“The ability to choose cannot be taken away or even given away – it can only be forgotten.”Greg McKeown
“If you don’t know where you are going, any road will take you there.” This quote summarizes the advice from the Cheshire Cat to Alice, in Lewis Carroll’s beloved Alice in Wonderland. This quote is also such a great metaphor for our lives. Without clear direction and focus, any road will take us where we need to go. Greg McKeown, modern day thought leader on essentialism (the art of doing less but better), supports Carroll’s idea with his own version: “If you don’t prioritize your life, someone else will.”
Perhaps one of the greatest gifts and responsibilities of our lives is to decide what to focus on and where we want to put our energy. If you are spending a lot of time focused on things that you wish you could divest yourself from and yet only a little time on what is most essential to you, keep reading.
The “busy”ness trap, a common obstacle to essentialism, can make folks feel like they are trapped and their life is not their own. But in reality, we always have a choice.
When it comes to making difficult choices, I’ve observed that it’s hard for people to make tradeoffs. We often want to have it all, and that’s not actually possible. Trying to have it all is like taking two roads at the same time: you head down one, then run back and make a little progress down another, ultimately making an inch of progress on many paths vs. a mile of progress on the most meaningful one.
The most meaningful and essential paths generally align with our values and personal vision. Living in alignment with our values and vision requires choices and tradeoffs. We can choose to intentionally make those, in alignment with our values and vision, or we can decide not to decide and let someone else make them for us. The first requires taking 100% accountability for our outcomes, and the latter allows us to blame others when things don’t turn out well. Perhaps you see the allure of option two, but the rewards at the end of option one’s road are worth getting uncomfortable for.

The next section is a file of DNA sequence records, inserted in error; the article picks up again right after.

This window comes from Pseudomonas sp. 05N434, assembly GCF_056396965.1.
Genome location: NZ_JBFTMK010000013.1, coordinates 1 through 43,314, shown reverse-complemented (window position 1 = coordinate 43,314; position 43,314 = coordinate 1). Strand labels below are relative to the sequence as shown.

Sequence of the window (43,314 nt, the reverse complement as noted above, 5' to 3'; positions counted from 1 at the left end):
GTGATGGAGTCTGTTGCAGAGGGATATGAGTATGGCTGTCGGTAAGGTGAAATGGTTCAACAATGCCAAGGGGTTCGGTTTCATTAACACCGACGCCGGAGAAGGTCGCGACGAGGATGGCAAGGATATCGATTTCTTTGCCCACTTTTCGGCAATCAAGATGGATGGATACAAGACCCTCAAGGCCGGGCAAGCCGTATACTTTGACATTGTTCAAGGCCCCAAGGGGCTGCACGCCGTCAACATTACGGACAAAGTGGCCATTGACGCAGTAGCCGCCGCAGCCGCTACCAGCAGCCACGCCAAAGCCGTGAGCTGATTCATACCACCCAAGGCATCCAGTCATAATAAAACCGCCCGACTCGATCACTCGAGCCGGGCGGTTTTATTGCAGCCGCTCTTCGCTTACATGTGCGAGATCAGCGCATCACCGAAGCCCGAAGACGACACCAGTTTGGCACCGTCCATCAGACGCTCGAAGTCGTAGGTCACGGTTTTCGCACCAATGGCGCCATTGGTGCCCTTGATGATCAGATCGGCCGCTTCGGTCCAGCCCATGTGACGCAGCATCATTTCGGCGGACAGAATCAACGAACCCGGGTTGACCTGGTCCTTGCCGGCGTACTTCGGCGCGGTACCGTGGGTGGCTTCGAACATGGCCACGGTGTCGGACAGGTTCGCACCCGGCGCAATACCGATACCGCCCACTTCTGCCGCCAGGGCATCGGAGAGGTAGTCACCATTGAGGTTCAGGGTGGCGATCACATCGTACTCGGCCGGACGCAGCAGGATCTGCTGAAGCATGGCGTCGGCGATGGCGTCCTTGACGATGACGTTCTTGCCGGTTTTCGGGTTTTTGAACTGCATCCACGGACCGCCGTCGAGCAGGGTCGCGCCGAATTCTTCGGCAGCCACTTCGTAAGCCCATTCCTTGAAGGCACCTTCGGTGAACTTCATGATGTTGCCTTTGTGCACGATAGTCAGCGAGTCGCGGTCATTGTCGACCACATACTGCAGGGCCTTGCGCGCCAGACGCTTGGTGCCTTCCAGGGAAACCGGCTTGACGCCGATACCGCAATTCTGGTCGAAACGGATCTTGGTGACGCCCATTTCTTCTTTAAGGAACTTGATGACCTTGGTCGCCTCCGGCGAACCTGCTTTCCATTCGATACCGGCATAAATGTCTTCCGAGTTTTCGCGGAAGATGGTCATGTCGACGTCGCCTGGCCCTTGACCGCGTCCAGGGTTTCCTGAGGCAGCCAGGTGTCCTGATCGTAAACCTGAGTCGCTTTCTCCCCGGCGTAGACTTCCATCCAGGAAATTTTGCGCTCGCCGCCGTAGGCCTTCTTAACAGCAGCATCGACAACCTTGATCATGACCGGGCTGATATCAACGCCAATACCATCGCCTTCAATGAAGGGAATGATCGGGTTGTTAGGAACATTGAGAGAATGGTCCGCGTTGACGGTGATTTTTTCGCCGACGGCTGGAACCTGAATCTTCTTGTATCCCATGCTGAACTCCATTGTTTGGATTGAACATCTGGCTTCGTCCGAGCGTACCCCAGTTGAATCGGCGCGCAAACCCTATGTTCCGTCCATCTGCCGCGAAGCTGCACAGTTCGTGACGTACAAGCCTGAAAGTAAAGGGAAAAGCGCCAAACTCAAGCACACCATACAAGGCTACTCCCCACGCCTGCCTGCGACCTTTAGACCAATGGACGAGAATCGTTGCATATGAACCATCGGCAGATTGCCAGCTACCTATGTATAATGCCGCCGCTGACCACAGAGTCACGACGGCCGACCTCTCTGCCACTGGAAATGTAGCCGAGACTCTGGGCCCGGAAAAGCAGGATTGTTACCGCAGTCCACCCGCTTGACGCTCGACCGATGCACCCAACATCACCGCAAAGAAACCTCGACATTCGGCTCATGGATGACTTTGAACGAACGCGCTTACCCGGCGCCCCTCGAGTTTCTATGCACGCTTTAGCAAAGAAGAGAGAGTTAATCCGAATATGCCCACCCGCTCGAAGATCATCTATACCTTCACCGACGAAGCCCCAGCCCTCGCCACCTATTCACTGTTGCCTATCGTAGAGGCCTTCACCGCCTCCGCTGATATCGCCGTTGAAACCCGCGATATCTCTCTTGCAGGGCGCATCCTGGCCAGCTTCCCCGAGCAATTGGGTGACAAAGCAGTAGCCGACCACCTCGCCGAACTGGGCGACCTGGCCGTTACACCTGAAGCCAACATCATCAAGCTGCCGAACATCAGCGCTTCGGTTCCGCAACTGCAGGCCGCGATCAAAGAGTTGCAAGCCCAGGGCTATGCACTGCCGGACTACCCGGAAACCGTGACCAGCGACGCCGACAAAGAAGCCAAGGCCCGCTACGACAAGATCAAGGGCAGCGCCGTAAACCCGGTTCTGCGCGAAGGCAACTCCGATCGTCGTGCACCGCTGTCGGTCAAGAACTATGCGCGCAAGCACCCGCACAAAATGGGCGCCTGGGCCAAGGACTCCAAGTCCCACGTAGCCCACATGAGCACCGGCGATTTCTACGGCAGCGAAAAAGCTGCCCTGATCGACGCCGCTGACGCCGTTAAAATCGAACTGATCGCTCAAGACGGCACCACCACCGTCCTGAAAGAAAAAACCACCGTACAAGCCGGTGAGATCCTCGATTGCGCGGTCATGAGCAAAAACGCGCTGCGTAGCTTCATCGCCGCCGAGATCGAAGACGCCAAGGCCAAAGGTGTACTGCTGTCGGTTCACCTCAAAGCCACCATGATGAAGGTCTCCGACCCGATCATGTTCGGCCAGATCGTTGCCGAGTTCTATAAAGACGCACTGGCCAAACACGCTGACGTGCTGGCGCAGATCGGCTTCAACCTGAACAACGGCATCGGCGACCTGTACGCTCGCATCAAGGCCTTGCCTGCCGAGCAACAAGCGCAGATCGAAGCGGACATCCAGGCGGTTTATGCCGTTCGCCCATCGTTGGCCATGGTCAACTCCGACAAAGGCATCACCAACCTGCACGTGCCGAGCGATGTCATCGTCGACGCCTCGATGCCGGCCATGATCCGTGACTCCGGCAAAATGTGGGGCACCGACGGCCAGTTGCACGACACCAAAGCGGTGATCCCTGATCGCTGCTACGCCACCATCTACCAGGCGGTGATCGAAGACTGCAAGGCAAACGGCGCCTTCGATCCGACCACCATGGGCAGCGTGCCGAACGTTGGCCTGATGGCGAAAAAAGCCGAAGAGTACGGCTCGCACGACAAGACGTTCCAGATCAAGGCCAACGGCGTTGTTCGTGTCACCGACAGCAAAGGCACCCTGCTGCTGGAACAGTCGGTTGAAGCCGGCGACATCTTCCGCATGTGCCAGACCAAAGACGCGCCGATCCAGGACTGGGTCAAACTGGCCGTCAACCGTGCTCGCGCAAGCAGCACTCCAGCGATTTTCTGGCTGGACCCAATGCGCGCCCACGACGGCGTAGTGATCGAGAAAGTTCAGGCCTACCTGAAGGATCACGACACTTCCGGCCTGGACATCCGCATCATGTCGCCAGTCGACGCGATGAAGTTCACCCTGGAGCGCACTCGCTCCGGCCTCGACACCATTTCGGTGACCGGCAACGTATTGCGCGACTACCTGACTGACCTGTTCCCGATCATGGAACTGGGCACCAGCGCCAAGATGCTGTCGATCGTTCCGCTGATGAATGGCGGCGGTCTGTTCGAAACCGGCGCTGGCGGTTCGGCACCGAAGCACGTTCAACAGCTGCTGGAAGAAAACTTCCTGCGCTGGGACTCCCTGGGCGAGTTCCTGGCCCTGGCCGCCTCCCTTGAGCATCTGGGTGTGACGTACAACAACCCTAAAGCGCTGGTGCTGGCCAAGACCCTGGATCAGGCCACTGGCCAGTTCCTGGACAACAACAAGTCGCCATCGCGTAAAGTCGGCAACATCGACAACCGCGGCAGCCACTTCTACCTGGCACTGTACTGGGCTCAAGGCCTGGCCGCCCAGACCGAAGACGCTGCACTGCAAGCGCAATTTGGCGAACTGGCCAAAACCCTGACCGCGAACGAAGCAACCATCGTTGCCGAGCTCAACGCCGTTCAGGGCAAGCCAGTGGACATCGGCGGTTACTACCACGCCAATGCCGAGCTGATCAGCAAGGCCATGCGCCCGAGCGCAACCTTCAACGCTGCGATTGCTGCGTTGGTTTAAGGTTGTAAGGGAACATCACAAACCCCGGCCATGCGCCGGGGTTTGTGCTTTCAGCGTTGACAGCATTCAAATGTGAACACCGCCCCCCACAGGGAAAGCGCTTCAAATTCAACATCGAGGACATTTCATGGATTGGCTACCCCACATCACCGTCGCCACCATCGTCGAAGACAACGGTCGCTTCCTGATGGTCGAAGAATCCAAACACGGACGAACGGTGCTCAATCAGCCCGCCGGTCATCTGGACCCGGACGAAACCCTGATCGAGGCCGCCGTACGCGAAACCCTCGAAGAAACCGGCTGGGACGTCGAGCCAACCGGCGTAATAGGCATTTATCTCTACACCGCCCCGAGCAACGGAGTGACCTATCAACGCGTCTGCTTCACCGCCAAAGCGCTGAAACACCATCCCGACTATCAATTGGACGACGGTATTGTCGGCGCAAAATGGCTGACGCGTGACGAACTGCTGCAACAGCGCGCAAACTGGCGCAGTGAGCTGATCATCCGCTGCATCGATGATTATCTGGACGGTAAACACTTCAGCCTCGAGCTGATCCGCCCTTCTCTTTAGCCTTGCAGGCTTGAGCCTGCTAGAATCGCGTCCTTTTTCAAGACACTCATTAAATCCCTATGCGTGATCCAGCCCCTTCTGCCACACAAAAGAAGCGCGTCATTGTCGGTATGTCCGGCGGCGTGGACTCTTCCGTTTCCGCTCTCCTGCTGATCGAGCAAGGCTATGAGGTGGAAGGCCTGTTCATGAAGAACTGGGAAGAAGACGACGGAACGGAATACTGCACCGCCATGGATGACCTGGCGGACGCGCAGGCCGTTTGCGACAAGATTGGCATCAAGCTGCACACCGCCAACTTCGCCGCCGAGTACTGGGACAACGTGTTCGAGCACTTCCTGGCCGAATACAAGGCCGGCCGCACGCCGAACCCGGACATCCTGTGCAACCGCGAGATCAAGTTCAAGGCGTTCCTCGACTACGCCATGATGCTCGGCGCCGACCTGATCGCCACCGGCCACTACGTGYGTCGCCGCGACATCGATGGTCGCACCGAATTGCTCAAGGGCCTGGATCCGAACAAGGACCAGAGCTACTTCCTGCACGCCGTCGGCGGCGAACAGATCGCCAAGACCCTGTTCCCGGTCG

When deciding which road you want to take, you’ll want to start by making a map. Think about your personal vision as the final destination. Then outline your personal values: these will serve as your guideposts and ensure you don’t take the wrong metaphorical exit. When you get to a fork in the road, a.k.a. a choice point in life, try asking yourself, Will this choice get me closer to my personal vision? Every choice we make gets us closer to or further from the outcomes we want. If you make a choice that takes you away from that path, it should be done with intention. There are times in life when we take a circuitous route due to necessity or to help a friend or family member in need. It’s only when we make those choices too frequently that we risk ending up at a destination we didn’t want.
This same practice can be applied to your professional life as well. Consider your professional vision for your work life. What is the destination that you are seeking? When offered an opportunity, consider whether it gets you closer to your most essential goals at work or takes you further from them. Even if it seems like a good opportunity, if it takes you further from your goals, you may want to say no and wait for something better.
When you are clear about your values and vision in life and work, it becomes easier to decide where to focus your energy for the highest impact. Where will you choose to focus your energy and attention today, this week, this year?
Not sure what your personal vision or values are?
You probably already know a lot more than you think. Begin by answering these questions …
- Where do you want to end up 5, 10, 20 years from now?
- What do you want your life to look like? Why?
- What kind of person do you want to be as a result of your choices? Brave, humble, kind, honest?
These questions will help you uncover your personal vision and your set of values.
Additional Resource: www.viacharacter.org values assessment